Omotosho Jacob Vs Commissioner Of Police (1961)
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The appellant, who at the material time was a Police
Constable, was convicted in the Chief Magistrates Court at Ibadan on charges containing three counts, namely, (1) with intent to steal demanded the sum of f20 from one Dehinde Ogun with threats, contra Section 406 of the Criminal Code; (2) corruptly received for one Inspector of Police the said sum of £20 from Dehinde Ogun with a view to corrupt or improperly interfere with the due administration of justice contra Section 116(1) of the Criminal Code, and (3) with intent to defraud, did obtain the said sum of £20 from the said Dehinde Ogun by falsely pretending that he was sent by an Inspector of Police in order not to prosecute the said Dehinde Ogun for an offence contra Section 419 of the Criminal Code. On this count the learned Magistrate convicted him of attempt.
The facts as alleged are that on 10th September, 1960, the appellant went to the University College Hospital, Ibadan, where he told Mr.. Dehinde Ogun that he was investigating into an allegation made against him that he had obtained employment as a clerk with the Hospital Authorities by falsely stating that he had passed Class IV examination. With Mr.. Ogun the appellant saw the Establishment and Training Officer who showed Mr.. Ogun’s application to the appellant and assured him that Mr.. Ogun had never pretended to the Hospital Authorities that he had at any time passed Class IV. The appellant took Ogun to the Police Station before Inspector Obiagwu where Ogun wrote out a statement and was later allowed bail in his own recognizance and warned to return on 12th September. As Ogun left the Police Station, the appellant followed him. He told Ogun that the Inspector had instructed him to charge Ogun for obtaining employment on a false certificate and unless he paid money to the Inspector, he would be so charged. He was asked to pay £5 down and he would be told later what balance he would have to pay. As Ogun said he had no money to pay that day he was allowed to go. When he returned to the Police Station two days later (12th September) he was told by the appellant that the Inspector had asked for £20. Ogun said he would pay the amount at a more convenient time. Meanwhile, Inspector Obiagwu saw Ogun and told him to go away and come back after he had closed from the office. The appellant persisted in his demand and went to see Ogun in his office several times. He said the Inspector was now demanding £50. Subsequently Ogun contacted the Police. He was given 20 marked pound notes. When the appellant came again he demanded the money from Ogun. Ogun told him he would give £20 then and the balance would be paid later. He then handed the 20 marked currency notes to the appellant who took them. As he went a few yards he was arrested by two Police Constable who had been waiting to surprise him.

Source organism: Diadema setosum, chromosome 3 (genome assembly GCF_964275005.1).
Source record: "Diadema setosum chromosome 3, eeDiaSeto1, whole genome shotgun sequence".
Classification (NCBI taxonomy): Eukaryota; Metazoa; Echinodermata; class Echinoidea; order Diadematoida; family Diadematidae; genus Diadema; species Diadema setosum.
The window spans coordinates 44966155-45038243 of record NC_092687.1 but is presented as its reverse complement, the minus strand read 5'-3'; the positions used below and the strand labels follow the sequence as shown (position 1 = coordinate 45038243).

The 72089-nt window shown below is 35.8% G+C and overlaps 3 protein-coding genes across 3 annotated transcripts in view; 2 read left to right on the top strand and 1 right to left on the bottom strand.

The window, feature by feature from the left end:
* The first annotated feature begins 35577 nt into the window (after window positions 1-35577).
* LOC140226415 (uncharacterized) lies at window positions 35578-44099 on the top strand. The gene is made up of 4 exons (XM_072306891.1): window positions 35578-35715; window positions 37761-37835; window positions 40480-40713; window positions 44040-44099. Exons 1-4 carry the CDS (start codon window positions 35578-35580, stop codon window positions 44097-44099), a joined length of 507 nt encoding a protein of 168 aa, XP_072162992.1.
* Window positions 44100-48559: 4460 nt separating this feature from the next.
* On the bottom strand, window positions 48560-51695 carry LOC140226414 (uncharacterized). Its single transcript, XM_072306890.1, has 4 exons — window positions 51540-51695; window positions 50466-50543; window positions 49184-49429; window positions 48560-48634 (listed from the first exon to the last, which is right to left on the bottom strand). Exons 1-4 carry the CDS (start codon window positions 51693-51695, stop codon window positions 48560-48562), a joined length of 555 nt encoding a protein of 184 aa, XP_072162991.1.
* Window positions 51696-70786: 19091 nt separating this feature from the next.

The appellant did not succeed in his appeal to the High Court and this is a second appeal. The six grounds of appeal filed and argued before us are as follows:–
1.The learned Judge erred in Law in not holding that the learned trial Chief Magistrate erred in Law in convicting the appellant of an offence under Section 406 of the Criminal Code when the evidence does not support an offence under Section 406 of the Criminal Code.
2.The learned Judge erred in Law in not holding that the learned trial Chief Magistrate erred in Law in convicting the appellant of an offence under Section 406 when the evidence does not support the particulars as laid in the charge.
3.The learned Judge erred in Law in not holding that the learned trial Chief Magistrate erred in Law in convicting the appellant of an offence under Section 116(1) of the Criminal Code when the evidence does not support an offence under Section 116(1) of the Criminal Code.
4.The teamed Judge erred in Law in not holding that the learned trial Chief Magistrate erred in Law in convicting the appellant of an offence under Section 116(1) of the Criminal Code when the evidence does not support the charge.
5.The learned Judge erred in Law in not holding that the learned trial Chief Magistrate erred in Law in convicting the appellant of an attempt to obtain money under false pretences when the false pretence alleged in the charge is not such as would operate on the complainant Dehinde Ogun to part with the possession and property in the alleged sum of £20.
6.The learned Judge erred in Law in not holding that the learned trial Chief Magistrate erred in Law in convicting the appellant of an attempt to obtain money under false pretences when the charge does not disclose an offence under Section 419 of the Criminal Code.